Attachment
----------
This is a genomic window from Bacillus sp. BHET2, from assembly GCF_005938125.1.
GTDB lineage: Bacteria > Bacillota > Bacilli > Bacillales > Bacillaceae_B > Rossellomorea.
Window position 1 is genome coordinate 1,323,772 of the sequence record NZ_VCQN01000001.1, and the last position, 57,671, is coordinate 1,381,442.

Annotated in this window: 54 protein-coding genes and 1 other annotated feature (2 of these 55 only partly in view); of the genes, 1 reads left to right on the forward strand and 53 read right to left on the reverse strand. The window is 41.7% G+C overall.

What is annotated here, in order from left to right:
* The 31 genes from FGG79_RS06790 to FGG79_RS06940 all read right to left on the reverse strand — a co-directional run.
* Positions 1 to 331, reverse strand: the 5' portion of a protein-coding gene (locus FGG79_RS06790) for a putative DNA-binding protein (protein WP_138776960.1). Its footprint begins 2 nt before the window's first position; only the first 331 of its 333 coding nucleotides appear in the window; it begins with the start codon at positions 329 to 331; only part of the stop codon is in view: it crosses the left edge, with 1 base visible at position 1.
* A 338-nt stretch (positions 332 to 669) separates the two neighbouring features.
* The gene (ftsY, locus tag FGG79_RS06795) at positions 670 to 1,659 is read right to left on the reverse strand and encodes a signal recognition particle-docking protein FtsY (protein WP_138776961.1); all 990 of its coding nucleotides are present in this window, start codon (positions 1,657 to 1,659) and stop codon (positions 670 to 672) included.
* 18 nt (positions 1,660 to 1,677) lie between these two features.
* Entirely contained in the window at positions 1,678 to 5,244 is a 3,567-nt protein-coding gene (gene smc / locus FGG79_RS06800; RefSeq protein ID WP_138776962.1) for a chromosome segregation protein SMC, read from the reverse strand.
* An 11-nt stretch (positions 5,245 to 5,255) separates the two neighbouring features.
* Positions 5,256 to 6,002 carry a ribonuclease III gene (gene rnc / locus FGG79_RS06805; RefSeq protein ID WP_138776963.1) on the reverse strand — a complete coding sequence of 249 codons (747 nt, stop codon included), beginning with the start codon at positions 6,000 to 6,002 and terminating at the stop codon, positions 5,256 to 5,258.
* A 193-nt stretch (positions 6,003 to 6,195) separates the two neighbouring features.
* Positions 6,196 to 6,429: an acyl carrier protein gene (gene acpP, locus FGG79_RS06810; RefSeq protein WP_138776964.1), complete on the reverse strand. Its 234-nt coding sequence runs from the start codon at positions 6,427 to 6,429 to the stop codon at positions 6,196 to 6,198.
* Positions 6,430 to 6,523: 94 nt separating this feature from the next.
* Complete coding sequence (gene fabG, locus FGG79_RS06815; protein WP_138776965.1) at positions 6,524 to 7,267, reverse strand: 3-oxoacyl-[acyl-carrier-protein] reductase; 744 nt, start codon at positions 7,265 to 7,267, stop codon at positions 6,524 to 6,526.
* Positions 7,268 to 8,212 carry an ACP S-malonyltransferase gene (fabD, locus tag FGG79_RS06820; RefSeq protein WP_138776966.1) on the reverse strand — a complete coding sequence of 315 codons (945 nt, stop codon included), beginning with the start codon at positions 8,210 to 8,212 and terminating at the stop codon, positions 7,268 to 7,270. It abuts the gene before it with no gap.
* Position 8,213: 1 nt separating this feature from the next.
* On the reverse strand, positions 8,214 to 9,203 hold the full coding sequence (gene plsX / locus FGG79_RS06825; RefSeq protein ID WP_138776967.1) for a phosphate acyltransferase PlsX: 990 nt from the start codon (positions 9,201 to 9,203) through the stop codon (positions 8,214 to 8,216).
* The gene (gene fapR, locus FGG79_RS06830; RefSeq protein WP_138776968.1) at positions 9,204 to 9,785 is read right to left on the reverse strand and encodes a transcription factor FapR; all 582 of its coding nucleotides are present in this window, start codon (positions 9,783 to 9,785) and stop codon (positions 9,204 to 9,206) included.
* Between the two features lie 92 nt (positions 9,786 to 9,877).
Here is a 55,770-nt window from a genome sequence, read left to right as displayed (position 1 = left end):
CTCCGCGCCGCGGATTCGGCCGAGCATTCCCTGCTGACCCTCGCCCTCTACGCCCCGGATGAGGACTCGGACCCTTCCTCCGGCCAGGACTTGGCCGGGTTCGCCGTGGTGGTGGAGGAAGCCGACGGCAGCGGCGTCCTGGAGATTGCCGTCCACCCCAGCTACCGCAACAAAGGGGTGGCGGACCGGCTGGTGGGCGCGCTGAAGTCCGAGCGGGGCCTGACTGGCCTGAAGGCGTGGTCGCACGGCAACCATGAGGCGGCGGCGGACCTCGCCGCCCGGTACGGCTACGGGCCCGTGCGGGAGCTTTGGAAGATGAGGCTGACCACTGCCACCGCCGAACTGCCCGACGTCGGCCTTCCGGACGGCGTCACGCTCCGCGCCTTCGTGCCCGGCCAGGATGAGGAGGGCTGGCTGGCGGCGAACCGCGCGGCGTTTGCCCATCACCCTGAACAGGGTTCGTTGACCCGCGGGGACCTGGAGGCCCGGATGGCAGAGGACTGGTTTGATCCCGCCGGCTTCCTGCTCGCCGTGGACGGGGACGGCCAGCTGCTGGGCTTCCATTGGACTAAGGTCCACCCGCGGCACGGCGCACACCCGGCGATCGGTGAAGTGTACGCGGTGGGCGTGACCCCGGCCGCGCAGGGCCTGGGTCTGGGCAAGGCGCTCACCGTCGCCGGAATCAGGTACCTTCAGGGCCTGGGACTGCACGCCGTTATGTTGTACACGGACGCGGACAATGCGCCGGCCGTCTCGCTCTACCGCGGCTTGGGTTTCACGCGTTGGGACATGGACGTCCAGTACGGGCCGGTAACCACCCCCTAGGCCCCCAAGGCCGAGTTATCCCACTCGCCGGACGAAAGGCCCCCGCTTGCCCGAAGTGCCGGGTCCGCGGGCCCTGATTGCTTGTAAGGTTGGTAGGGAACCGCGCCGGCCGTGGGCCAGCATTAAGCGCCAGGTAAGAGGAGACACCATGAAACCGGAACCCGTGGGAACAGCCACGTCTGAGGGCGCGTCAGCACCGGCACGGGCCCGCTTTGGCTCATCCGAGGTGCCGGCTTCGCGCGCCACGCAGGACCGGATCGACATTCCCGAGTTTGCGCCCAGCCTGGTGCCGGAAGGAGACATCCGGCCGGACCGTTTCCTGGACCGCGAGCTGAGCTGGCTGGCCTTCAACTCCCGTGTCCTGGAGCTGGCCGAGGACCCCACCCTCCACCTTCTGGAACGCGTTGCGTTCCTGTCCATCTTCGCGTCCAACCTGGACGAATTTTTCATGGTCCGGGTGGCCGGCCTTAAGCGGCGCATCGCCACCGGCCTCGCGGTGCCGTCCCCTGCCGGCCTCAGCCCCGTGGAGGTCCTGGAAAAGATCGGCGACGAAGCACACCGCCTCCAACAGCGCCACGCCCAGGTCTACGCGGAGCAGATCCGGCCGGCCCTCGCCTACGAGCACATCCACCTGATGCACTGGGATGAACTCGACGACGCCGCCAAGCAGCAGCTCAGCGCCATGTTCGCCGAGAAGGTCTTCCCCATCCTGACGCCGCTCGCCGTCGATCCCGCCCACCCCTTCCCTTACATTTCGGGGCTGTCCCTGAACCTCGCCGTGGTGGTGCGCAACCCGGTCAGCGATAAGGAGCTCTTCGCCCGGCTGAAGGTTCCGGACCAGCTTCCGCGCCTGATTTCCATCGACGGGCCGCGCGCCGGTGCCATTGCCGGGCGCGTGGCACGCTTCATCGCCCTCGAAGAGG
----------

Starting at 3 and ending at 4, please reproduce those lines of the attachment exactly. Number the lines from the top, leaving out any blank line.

Window position 1 is genome coordinate 1,323,772 of the sequence record NZ_VCQN01000001.1, and the last position, 57,671, is coordinate 1,381,442.

Annotated in this window: 54 protein-coding genes and 1 other annotated feature (2 of these 55 only partly in view); of the genes, 1 reads left to right on the forward strand and 53 read right to left on the reverse strand. The window is 41.7% G+C overall.